Valmet Automotive is set to hire roughly a thousand new employees at its assembly plant in Uusikaupunki, Finland, before mid-2017.


Valmet Automotive is recruiting immigrants at a high level for a variety of jobs at its assembly plant in Uusikaupunki, Finland.

The automotive manufacturer is planning on hiring roughly one thousand new employees for its assembly line, knit line, paint shop and internal logistics operations during the course of the spring, after announcing a new manufacturing agreement with Daimler in March.

Immigrants will make up a considerable share of the new employees, Mikael Mäki, the communications director at the automotive manufacturer, says in an interview with Uusi Suomi.

Related posts:

- Valmet Automotive announces manufacturing deal with Mercedes-Benz, to hire 1,000 car builders (23 March, 2017)

Valmet Automotive is one of the participants in a social impact bond (SIB) programme launched to facilitate the entry of immigrants to the labour market. SIBs are bonds where the repayment and return on investment are contingent upon the achievement of one or more pre-determined social outcomes.

The bonds were first adopted in the United Kingdom in 2010 to raise funding for the rehabilitation of prisoners.

Mäki reveals that the assembly plant hired its first immigrant employees years ago and has currently dozens of employees of immigrant backgrounds. “In fact, we’ll be interviewing dozens of immigrant [applicants] today,” he added on Friday.

Prime Minister Juha Sipilä (Centre) voiced his delight with the recruitment approach adopted by the automotive maker in the Finnish Parliament on Friday.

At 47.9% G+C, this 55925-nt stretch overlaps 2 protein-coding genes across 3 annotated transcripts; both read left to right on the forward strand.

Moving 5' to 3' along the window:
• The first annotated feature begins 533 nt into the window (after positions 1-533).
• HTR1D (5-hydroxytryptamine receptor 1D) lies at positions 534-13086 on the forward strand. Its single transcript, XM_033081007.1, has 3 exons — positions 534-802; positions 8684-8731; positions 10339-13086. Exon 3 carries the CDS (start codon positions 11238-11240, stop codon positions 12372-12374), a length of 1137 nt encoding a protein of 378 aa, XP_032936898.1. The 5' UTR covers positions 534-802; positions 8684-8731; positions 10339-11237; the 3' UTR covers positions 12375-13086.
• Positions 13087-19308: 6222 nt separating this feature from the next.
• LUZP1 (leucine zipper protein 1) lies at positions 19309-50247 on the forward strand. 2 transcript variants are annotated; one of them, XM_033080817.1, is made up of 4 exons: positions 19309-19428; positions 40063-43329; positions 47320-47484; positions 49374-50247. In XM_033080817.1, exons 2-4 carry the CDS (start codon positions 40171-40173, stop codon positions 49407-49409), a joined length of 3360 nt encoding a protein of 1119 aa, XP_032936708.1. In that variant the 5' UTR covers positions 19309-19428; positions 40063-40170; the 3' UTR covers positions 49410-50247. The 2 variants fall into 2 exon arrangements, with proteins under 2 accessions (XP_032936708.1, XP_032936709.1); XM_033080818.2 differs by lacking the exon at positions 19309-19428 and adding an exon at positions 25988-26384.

“Yesterday, I paid a visit to the assembly plant in Uusikaupunki, and I was delighted to learn that they’re interviewing a number of immigrants and have already recruited them. So, it’s something that has been put to practical use there,” he said.

Mäki underscored that immigrants are recruited for the same positions as native-born applicants and that neither group of applicants is preferred over the other, as the recruitment decisions are made solely based on whether or not the applicants satisfiy the general requirements.

“A level of Finnish proficiency and, of course, the right attitude to work,” he listed.

The interest seems to be mutual. Mäki revealed that the automotive manufacturer has organised recruitment events targeted specifically at immigrants, which have had a good turnout, and has largely positive experiences of immigrant employees.

“Our experiences of people of immigrant backgrounds are and have been very positive. That’s why we see no reason why we shouldn’t hire more of them,” he said.

Aleksi Teivainen – HT
Photo: Vesa Moilanen – Lehtikuva
Source: Uusi Suomi


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